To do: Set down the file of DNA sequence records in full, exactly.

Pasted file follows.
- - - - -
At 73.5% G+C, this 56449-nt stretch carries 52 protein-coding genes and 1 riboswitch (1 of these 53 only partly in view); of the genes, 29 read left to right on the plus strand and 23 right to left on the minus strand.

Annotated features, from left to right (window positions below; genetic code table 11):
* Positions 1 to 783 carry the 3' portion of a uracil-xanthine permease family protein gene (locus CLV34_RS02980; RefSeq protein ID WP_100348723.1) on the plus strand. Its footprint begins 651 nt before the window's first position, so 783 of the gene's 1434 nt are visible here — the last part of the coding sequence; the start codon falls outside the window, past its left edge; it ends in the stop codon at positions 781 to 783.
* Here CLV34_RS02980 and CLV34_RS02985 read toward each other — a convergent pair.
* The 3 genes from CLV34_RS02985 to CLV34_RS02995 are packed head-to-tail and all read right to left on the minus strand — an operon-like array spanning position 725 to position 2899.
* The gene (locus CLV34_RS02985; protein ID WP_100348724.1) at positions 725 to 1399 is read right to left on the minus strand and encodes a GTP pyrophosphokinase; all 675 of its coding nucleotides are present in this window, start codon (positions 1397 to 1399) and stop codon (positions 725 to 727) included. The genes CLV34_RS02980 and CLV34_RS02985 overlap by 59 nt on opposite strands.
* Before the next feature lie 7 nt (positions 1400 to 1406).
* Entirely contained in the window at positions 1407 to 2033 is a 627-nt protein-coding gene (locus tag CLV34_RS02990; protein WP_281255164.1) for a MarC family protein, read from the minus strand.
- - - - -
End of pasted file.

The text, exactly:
At 73.5% G+C, this 56449-nt stretch carries 52 protein-coding genes and 1 riboswitch (1 of these 53 only partly in view); of the genes, 29 read left to right on the plus strand and 23 right to left on the minus strand.

Annotated features, from left to right (window positions below; genetic code table 11):
* Positions 1 to 783 carry the 3' portion of a uracil-xanthine permease family protein gene (locus CLV34_RS02980; RefSeq protein ID WP_100348723.1) on the plus strand. Its footprint begins 651 nt before the window's first position, so 783 of the gene's 1434 nt are visible here — the last part of the coding sequence; the start codon falls outside the window, past its left edge; it ends in the stop codon at positions 781 to 783.
* Here CLV34_RS02980 and CLV34_RS02985 read toward each other — a convergent pair.
* The 3 genes from CLV34_RS02985 to CLV34_RS02995 are packed head-to-tail and all read right to left on the minus strand — an operon-like array spanning position 725 to position 2899.
* The gene (locus CLV34_RS02985; protein ID WP_100348724.1) at positions 725 to 1399 is read right to left on the minus strand and encodes a GTP pyrophosphokinase; all 675 of its coding nucleotides are present in this window, start codon (positions 1397 to 1399) and stop codon (positions 725 to 727) included. The genes CLV34_RS02980 and CLV34_RS02985 overlap by 59 nt on opposite strands.
* Before the next feature lie 7 nt (positions 1400 to 1406).
* Entirely contained in the window at positions 1407 to 2033 is a 627-nt protein-coding gene (locus tag CLV34_RS02990; protein WP_281255164.1) for a MarC family protein, read from the minus strand.